ORFEO International – Reviews

Important Releases Briefly Introduced

February 2009

ORFEO 5 CD C 725 085 R

Sergiu Celibidache

Even today Sergiu Celibidache (1912–96) continues to enjoy the reputation of a revolutionary genius, a conductor uniquely capable of realizing his interpretations without making the least concessions. It was a reputation that accrued to him not only during his early years in Berlin and in the final stage in his career in Munich, but also in the late 1950s, when he spent just over two years as permanent guest conductor of the Cologne Radio Symphony Orchestra (now the West German Radio Symphony Orchestra of Cologne), a period which, in spite of his well-known aversion to recordings, is extremely well documented in the form of the tapes held by the Archives of West German Radio. C 725 085 R
C 725 085 R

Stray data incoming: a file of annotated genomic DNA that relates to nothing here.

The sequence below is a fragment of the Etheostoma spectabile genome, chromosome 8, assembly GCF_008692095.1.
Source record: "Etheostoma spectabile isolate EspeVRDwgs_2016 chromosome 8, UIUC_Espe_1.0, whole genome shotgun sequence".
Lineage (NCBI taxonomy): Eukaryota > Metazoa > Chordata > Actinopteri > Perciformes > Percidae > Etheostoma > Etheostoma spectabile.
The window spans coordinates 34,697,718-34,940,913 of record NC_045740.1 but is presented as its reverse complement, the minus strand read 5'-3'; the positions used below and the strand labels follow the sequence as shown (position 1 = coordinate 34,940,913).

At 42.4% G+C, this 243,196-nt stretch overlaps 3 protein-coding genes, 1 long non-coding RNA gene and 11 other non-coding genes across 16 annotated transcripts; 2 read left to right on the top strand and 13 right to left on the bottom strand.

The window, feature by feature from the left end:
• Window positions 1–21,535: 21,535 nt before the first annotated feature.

These recordings, released with the active participation of the Sergiu Celibidache Foundation, convey a fascinating impression of the conductor’s concert repertory at this time. For what we find here is not just the monumentality familiar from other recordings by Celibidache such as those of Ravel’s Ma mère l’oye and the Second Daphnis et Chloé Suite and Tchaikovsky’s Sixth Symphony (“Pathétique”), but also an abundance of the youthful passion remembered from his earlier career, allowing him to highlight the virtuosity of the different instrumental groups in Boris Blacher’s Orchestral Variations on a Theme of Paganini. But Celibidache also proves to be the best possible champion of another, older contemporary, Paul Hindemith, an advocacy due to his matchless flexibility and wealth of imagination: these qualities can be heard in Hindemith’s Symphonic Metamorphosis after Themes by Carl Maria von Weber. In comparison, classics of the avant-garde such as Stravinsky’s Firebird Suite and Richard Strauss’s Don Juan could have sounded almost conventional if they had not been performed with the perfection found in the present recordings. With his ability to tame and train an orchestra, Celibidache was invariably fired by the sheer musical force of these powerful, iridescent works, while never allowing himself to be swept away by them. And there is something almost magical about his ability to coax from the Cologne Radio Symphony Orchestra such a wealth of unprecedented colour and nuance in three Romantic works: Schubert’s Second Symphony and the overture to Die Zauberharfe and Mendelssohn’s concert overture to A Midsummer Night’s Dream. Listeners keen to hear Celibidache in a vocal work – a field that he rarely explored – will be pleased to encounter his recording of Brahms’s German Requiem. Like the same composer’s First Symphony, it features in a new five-CD compilation of Celibidache’s work on the Orfeo label and attests to the conductor’s great affinity with the north German composer. The vocal soloists in the German Requiem are Agnes Giebel and Hans Hotter, and the choir is the Cologne Radio Chorus.